PowerShell Problem Solver: Finding Installed Software Using CIM Cmdlets

Posted on December 10, 2014 by Jeff Hicks in PowerShell with 0 Comments

Over the last several articles I’ve been guiding you on how to discover what applications might be installed. In the previous article in this series I demonstrated how to use WMI to query the registry on remote computers, where I specifically showed you how to use StdRegProv. One of the drawbacks is that this uses legacy technology and requires DCOM, which means it is not very firewall friendly.

There is also no provision for alternate credentials like there is with the Get-WMIObject cmdlet. Although you can get around that using PowerShell remoting and Invoke-Command, then you might as well use the CIM cmdlets. With CIM, we get an easy way to provide alternate credentials and also eliminate DCOM and RPC from the picture.

The first step is to create a CIM session to the remote computer. If you need to use alternate credentials, this is where you would do so.

Even though we will be using CIM, we are still accessing the same StdRegProv provider, so we still need to provide the appropriate hive values and paths.

For now I’m going to search the Uninstall key under HKLM.

Next we’ll create an object for StdRedProv using Get-CimClass. Remember, StdRegProv is not something with instances. We will be using the class’s methods directly.

To query, we will use the EnumKey() method that requires a few parameters. If you have been following the article series, then these will look familiar. Let me quickly show you how to discover them. The $regcim object includes definitions of all the class methods.

Using the $regcim object to find definitions of all the class methods in Windows PowerShell. (Image Credit: Jeff Hicks)

Using the $regcim object to find definitions of all the class methods in Windows PowerShell. (Image Credit: Jeff Hicks)

Let’s narrow the focus to EnumKey().

Looking at parameters for EnumKey() in Windows PowerShell. (Image Credit: Jeff Hicks)

Looking at parameters for EnumKey() in Windows PowerShell. (Image Credit: Jeff Hicks)

The “IN” parameters are what we need. We will be using Invoke-CimMethod, so all we need to do is define a hashtable of the necessary parameters and their values.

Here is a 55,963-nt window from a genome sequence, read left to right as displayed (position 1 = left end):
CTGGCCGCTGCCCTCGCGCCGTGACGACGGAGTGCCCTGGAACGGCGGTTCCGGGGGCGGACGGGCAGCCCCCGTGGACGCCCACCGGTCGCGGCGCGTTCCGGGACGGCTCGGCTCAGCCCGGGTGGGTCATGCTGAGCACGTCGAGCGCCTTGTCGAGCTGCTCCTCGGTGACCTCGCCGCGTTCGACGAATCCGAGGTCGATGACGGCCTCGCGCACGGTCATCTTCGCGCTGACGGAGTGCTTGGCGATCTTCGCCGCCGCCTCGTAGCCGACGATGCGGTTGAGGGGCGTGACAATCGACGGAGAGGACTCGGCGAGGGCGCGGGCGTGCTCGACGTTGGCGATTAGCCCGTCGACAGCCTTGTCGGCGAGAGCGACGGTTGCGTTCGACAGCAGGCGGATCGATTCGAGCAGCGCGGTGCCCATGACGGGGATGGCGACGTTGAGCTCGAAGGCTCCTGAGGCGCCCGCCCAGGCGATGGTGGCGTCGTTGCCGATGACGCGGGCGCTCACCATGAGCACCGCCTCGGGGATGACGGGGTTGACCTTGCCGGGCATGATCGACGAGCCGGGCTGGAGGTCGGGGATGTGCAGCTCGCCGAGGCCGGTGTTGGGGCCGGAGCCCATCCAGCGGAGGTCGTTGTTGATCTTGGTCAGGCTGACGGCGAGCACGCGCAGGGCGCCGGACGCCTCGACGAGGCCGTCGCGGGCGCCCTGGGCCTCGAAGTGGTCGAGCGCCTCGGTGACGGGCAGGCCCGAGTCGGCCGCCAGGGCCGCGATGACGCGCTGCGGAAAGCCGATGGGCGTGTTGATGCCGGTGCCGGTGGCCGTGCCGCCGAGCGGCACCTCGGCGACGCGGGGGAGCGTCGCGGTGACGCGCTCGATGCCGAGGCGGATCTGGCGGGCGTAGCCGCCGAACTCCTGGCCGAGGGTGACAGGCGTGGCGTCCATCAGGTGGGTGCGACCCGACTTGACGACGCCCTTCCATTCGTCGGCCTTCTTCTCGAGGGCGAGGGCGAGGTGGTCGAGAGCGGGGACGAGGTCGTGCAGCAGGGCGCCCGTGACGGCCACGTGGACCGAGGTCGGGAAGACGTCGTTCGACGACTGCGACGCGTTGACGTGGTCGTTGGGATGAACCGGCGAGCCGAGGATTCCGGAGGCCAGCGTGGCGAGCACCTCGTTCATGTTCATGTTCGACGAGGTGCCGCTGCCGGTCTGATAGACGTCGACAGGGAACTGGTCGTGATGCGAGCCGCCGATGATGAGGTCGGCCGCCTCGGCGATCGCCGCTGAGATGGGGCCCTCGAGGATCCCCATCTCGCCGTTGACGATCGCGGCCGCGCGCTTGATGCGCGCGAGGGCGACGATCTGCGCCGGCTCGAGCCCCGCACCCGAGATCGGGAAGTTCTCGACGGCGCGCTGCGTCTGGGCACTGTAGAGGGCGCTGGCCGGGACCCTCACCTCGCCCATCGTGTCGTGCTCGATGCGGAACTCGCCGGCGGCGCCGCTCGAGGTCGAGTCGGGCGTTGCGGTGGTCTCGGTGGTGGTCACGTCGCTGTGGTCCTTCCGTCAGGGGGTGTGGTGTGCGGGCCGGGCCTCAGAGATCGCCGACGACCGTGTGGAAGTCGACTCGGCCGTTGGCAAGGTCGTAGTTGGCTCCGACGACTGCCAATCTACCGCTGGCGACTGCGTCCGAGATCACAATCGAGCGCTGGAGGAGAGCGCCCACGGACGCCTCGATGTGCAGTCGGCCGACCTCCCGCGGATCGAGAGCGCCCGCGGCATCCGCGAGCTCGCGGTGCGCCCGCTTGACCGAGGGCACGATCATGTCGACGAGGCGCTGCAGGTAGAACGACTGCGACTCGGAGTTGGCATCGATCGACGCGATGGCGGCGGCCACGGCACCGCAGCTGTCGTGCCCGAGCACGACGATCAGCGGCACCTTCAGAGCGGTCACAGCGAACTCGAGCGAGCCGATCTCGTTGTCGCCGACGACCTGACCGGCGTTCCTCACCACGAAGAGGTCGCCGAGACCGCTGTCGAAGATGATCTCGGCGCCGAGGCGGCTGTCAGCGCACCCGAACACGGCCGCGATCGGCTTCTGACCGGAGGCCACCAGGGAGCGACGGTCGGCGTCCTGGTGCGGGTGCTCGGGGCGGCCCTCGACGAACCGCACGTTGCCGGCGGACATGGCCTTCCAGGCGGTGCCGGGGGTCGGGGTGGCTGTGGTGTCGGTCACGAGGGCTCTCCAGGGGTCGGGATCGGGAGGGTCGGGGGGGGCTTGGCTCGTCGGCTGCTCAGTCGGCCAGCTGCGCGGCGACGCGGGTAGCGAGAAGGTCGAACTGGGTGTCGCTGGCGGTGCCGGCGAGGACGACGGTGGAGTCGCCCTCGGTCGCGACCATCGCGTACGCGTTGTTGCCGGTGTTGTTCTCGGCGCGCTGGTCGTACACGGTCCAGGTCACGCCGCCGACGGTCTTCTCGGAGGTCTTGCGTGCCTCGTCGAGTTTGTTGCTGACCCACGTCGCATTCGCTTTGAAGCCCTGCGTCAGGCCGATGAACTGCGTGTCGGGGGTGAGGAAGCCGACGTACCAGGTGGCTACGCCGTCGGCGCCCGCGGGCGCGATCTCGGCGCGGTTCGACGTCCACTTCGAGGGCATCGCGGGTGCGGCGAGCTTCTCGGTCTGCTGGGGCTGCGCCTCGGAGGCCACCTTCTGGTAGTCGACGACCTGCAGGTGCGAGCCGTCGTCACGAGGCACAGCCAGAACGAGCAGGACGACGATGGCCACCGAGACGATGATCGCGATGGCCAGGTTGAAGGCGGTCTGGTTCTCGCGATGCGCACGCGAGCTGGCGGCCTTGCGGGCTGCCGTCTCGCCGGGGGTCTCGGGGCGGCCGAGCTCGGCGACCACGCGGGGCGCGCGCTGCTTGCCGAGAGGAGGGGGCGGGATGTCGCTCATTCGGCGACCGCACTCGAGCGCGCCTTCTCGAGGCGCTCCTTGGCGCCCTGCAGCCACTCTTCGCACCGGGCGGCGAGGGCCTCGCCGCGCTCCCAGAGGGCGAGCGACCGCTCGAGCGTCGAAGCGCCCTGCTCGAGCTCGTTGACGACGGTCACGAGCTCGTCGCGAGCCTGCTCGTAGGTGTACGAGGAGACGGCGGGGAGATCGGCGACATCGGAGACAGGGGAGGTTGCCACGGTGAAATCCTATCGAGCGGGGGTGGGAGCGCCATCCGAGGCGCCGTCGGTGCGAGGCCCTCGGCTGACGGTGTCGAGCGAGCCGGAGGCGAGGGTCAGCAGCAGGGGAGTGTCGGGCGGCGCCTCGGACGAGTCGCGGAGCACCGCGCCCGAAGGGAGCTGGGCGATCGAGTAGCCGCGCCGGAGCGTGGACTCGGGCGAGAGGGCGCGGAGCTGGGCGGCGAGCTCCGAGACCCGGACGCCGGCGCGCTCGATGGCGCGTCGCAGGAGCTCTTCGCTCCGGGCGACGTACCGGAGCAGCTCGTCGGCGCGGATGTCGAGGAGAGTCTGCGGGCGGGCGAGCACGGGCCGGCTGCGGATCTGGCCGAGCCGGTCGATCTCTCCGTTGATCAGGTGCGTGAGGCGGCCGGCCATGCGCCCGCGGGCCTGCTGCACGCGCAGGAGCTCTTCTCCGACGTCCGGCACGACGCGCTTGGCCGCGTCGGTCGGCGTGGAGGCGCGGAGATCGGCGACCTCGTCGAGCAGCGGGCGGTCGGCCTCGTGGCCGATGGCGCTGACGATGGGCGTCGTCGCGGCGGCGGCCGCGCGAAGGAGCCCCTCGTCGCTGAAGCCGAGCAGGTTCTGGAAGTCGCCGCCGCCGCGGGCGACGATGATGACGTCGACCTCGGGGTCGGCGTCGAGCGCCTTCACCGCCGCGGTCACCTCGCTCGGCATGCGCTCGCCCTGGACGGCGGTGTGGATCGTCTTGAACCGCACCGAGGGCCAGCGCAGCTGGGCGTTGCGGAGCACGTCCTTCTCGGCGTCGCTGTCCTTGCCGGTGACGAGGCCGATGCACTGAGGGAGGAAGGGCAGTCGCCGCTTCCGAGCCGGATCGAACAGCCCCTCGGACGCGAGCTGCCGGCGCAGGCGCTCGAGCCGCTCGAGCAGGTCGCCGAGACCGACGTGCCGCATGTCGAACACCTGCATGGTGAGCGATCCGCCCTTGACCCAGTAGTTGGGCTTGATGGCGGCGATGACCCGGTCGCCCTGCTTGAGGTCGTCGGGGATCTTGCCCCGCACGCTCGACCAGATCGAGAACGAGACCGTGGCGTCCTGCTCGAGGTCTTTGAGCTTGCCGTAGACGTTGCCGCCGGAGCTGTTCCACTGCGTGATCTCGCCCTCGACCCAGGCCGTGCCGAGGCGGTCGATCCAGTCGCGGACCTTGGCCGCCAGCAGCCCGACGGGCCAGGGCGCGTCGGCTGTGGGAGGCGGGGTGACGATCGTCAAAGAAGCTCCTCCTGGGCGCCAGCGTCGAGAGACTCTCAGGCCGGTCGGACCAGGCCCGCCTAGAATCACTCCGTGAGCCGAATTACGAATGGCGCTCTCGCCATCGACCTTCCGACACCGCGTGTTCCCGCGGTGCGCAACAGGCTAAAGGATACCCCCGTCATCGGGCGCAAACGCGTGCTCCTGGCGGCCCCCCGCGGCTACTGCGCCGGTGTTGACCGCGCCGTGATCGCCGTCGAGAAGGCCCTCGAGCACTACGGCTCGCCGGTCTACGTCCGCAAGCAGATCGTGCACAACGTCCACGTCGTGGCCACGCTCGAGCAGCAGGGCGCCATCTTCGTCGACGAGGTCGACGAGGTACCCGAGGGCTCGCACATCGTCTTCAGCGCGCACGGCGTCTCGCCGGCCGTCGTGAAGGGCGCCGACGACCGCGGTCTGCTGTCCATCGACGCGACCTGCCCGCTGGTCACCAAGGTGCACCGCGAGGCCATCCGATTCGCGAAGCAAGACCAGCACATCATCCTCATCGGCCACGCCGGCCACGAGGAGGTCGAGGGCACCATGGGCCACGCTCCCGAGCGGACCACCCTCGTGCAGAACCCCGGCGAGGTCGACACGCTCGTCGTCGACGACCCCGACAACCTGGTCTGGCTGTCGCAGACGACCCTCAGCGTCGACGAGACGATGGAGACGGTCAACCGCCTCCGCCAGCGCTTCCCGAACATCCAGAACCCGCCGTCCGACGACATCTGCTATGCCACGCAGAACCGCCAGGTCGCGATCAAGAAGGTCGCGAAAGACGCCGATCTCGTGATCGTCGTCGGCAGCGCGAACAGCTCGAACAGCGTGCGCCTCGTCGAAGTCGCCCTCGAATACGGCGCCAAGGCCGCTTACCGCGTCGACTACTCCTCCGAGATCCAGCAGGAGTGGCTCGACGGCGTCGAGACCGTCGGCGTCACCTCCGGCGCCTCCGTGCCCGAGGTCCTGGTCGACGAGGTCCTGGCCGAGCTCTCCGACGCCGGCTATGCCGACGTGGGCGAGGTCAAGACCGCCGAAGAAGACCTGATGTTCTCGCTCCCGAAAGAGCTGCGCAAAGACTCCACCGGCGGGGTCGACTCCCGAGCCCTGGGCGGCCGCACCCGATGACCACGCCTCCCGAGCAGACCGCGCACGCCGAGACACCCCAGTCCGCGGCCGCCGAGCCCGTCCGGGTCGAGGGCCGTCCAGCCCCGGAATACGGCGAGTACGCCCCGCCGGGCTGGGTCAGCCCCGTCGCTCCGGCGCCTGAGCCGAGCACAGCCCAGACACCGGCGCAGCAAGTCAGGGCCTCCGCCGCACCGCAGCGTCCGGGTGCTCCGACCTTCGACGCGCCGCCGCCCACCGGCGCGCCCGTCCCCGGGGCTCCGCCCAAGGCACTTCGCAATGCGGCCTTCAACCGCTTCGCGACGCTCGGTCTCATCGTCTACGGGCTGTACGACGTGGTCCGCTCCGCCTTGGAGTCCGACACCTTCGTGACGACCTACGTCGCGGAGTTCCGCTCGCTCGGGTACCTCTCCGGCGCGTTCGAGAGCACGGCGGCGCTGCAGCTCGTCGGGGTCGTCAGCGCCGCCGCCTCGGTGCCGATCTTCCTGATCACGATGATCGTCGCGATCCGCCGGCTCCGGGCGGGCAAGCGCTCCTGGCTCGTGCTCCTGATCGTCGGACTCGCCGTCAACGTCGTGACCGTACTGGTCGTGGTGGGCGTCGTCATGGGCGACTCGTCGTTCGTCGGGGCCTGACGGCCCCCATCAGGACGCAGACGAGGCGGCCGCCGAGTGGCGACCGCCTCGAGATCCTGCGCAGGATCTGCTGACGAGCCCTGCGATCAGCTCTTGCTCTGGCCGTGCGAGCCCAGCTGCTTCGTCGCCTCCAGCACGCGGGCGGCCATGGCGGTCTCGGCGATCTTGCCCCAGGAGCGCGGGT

To make the Invoke-CimMethod expression easier to read, I’m going to create a hashtable of parameters to splat to the cmdlet.

Essentially I’m going to invoke EnumKey with my arguments on the StdRegProv object using the remote CIMSession. I know that the method is going to write an array of strings called sNames that I’ll expand, which should give me the names of each entry under Uninstall.

Writing an array of strings called sNames in Windows PowerShell. (Image Credit: Jeff Hicks)

Writing an array of strings called sNames in Windows PowerShell. (Image Credit: Jeff Hicks)

Once I know the name of the subkey, then I can get its values. In turn, I can grab the string value of the properties I am interested in. Here’s a version of code that will also filter out the Microsoft Office updates.

Essentially there is an iterative process here of enumerating the sNames, the values, and their actual data. This requires different methods and parameters, but by splatting my code, it stays relatively simple, as all I have to do is update the Invoke-Command parameters that have changed.

Updating Invoke-Command parameters that have changed. (Image Credit: Jeff Hicks)

Updating Invoke-Command parameters that have changed. (Image Credit: Jeff Hicks)

On x64 systems I might also want to check this path:

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Re-running my code provides this result:

The Out-GridView dialog box. (Image Credit: Jeff Hicks)

The Out-GridView dialog box. (Image Credit: Jeff Hicks)

Finally, let’s check for user specific applications using CIM. The concepts are the same as what I used with WMI in the previous article, except I’m going to use CIM methods to enumerate keys and values.

One step I had to do differently was to resolve the SID name.

You can’t query the Win32_SID class with a filter, and I have yet to find any way to specify the WMI path to the specific SID instance. Instead I use Get-WSManInstance, which allows me to specify a WMI path. Here’s my final result:

Specifying a WMI path. (Image Credit: Jeff Hicks)

Specifying a WMI path. (Image Credit: Jeff Hicks)

Querying the registry with either WMI or CIM is certainly not a beginning PowerShell topic and in terms of identifying applications, it still may not be the most foolproof way to identify applications. But this solution may be enough. I will leave you with a script that uses CIM to pull everything together that I have shown you.

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You can run it like this:

The results of the CMI-based script. (Image Credit: Jeff Hicks)

The results of the CMI-based script. (Image Credit: Jeff Hicks)

Hopefully I’ve given you enough information to build the tools you need to discover what applications are installed using PowerShell. If you run into issues or have follow up questions, feel free to leave a comment or post in the PowerShell forum here on the site.

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